PUHSD PB took teamwork to the next level, and established partnerships across Phoenix that have already inspired other school districts and cities to reimagine ways to work together.

During Vote Week, the Maricopa County Recorder’s Office generously partnered with PUHSD; they provided voting booths, official vote machines and ballots, and staff support for each voting day. In doing so, County Recorder Adrian Fontes and his office created a voting experience that embodied real democracy just as an election does – and in some ways did so even better.

Recorder Fontes has confidence that “there are other elected officials around the country just like [him] who would be more than happy to come on out and help support these sorts of elections with staff and equipment.”

“[PB] is part of education that’s not testable” he said, “isn’t this one of the most important aspects of our American democracy?”

Beyond support from an elected official, local partners from across Phoenix came together with commitment and creativity to support this student-driven initiative. This successful Vote Week was due in great part to the time, talent, and remarkable volunteers from the Center for the Future of Arizona, One Arizona, Mi Familia Vota, and Arizona State University.

Telemundo, NPR’s KJZZ, and Arizona PBS each covered Vote Week, and produced compelling news reports linked below:

Cronkite News AZ PBS’s coverage of Phoenix Union High School District PB process goes from 16:00 – 17:45 in this video.
More coverage of the first PB process with school district funds from 91.5 KJZZ.

What’s next for Phoenix?

We’ll wrap up this pilot year in PUHSD with a PB Celebration and Participatory Evaluation Workshop in May – where students, teachers, and staff from all five schools will come together to celebrate their work, reflect on what was challenging and what can be improved, and share ideas and plans for next year.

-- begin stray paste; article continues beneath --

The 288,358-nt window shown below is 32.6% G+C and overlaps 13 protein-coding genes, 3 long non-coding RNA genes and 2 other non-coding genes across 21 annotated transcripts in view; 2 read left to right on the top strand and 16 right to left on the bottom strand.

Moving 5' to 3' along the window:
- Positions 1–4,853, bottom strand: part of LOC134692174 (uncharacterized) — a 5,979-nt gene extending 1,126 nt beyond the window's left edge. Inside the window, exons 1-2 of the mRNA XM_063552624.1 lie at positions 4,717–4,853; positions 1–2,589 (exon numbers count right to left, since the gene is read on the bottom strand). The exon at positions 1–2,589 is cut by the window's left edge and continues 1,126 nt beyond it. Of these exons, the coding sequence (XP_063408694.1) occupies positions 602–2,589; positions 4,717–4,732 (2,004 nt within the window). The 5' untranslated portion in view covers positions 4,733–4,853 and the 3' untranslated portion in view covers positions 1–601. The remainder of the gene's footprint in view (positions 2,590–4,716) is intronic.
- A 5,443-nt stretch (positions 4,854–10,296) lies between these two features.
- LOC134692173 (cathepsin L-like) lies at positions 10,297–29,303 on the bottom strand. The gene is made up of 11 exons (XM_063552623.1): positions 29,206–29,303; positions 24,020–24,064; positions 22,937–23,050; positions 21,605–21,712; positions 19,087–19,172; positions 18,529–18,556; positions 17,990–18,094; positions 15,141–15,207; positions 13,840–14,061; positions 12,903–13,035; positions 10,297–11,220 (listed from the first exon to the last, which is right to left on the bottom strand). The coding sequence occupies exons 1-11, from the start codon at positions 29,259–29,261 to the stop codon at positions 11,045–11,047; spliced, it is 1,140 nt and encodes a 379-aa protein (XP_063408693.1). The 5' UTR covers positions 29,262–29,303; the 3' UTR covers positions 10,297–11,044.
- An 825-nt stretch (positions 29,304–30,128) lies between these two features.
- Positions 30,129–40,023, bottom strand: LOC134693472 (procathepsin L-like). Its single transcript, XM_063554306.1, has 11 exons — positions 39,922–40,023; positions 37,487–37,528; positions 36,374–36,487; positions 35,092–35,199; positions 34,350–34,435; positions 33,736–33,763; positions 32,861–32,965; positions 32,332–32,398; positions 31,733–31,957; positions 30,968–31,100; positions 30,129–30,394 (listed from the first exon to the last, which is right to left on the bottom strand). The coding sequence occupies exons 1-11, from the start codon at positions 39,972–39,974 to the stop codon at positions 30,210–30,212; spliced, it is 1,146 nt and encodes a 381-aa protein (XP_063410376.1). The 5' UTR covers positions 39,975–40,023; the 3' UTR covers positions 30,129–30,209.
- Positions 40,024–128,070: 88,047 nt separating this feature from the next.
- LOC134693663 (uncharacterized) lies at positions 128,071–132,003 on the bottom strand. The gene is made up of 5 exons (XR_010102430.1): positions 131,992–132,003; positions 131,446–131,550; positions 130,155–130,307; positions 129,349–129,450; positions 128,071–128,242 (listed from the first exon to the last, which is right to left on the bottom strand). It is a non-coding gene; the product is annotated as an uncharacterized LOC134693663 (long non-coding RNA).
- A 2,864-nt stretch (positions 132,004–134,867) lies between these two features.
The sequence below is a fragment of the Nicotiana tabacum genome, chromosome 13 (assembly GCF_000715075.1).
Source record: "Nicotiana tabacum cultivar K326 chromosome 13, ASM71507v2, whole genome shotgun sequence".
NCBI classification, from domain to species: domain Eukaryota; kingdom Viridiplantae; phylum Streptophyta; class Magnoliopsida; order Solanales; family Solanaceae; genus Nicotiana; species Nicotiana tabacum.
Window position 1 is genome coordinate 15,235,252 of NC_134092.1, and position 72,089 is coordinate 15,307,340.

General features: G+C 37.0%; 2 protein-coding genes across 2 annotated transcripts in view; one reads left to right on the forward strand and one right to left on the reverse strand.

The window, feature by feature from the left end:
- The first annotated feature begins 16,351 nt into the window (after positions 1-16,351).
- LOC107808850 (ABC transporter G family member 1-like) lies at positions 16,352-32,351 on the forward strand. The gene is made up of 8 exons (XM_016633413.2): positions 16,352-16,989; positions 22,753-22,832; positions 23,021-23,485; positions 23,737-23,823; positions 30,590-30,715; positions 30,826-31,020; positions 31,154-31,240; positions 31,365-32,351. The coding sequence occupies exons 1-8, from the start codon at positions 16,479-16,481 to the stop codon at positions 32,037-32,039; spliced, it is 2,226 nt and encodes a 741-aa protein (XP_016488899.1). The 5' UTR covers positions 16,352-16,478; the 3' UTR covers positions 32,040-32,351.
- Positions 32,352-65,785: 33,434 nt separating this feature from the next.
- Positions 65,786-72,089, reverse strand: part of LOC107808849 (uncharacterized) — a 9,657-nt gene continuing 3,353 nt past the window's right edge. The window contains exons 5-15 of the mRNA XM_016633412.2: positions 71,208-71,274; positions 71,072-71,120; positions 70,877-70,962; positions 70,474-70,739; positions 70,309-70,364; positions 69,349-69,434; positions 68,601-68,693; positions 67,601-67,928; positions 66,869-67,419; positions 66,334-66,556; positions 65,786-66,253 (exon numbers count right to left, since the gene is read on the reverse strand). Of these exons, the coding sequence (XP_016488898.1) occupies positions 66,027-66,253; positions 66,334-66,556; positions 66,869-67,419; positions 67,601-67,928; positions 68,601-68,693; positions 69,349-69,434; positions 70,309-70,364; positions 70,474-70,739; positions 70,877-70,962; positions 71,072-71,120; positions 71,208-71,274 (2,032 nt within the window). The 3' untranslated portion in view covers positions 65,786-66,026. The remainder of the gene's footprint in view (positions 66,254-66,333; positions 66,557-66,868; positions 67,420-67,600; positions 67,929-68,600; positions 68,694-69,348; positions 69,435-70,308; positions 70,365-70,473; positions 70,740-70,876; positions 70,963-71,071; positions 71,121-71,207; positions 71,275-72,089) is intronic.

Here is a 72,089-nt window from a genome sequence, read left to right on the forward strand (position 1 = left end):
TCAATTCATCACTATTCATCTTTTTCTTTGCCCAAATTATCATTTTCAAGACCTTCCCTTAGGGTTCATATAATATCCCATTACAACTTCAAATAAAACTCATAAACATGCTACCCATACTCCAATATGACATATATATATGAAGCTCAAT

What’s next for you?

At PBP, we’re excited to see the movement for PB in schools continue to spread across Phoenix, and beyond! Our guide to PB in schools is supporting the growth of PB in schools around the world – download it here to take action.

How can we work together to bring PB to your community?

If you’re interested in more in-depth support from PBP to launch PB in your school, contact Ashley Brennan at ashley@participatorybudgeting.org.

You can find the original version of this Participatory Budgeting Project piece at www.participatorybudgeting.org/what-happens-when-students-lead-pb.

EvDem Offers $10K Award for Leadership in Democracy

We want encourage our network to consider submitting a nomination for the new $10K leadership award being offered by NCDD member organization Everyday Democracy. This new award can be granted to anyone 16 or older whose work embodies the values EvDem’s work reflects, but the deadline for nominations is June 15, so don’t wait too long! You can learn more about the award criteria and how to submit a nomination in the EvDem announcement below or find the original announcement here.


Announcing the Paul and Joyce Aicher Leadership in Democracy Award

EvDem LogoWe are pleased to announce the first annual Paul and Joyce Aicher Leadership in Democracy Award. This $10,000 award will be given to an individual and/or organization that demonstrates the values on which Everyday Democracy was founded – voice, connection, racial equity, and community change.

For more than 25 years, Everyday Democracy has worked in communities across the country to foster a strong and vibrant democracy – one that is characterized by strong relationships across divides, leadership development, lifting up the voices of all people, and celebrating racial equity.

Paul and Joyce Aicher’s generosity and creative genius have had a profound impact on individuals and organizations in every part of this country. Their passion and diligent effort inspired the dialogue guides, organizing and facilitating training, and community coaching that Everyday Democracy is so well known for delivering.

Through this award, we will recognize the work of individuals and/or organizations across the U.S. for outstanding achievement in creating opportunities for people to talk to and listen to each other, work together for equitable communities, and help create a democracy that works for everyone.

Download an information sheet about the award (PDF).

A brief history of Paul and Joyce Aicher

Paul J. Aicher’s motto, “Don’t just stand there, do something,” marked all that he did. Before founding the Study Circles Resource Center (now called Everyday Democracy) in 1989, he was a model for civic engagement. Shortly after graduating from Penn State, he participated in a discussion course which helped him find his voice in civic life and sparked his lifelong interest in helping others find their own. He saw a direct connection between his early experiences as a participant and a facilitator and his later vision for embedding these kinds of opportunities into American political life and culture.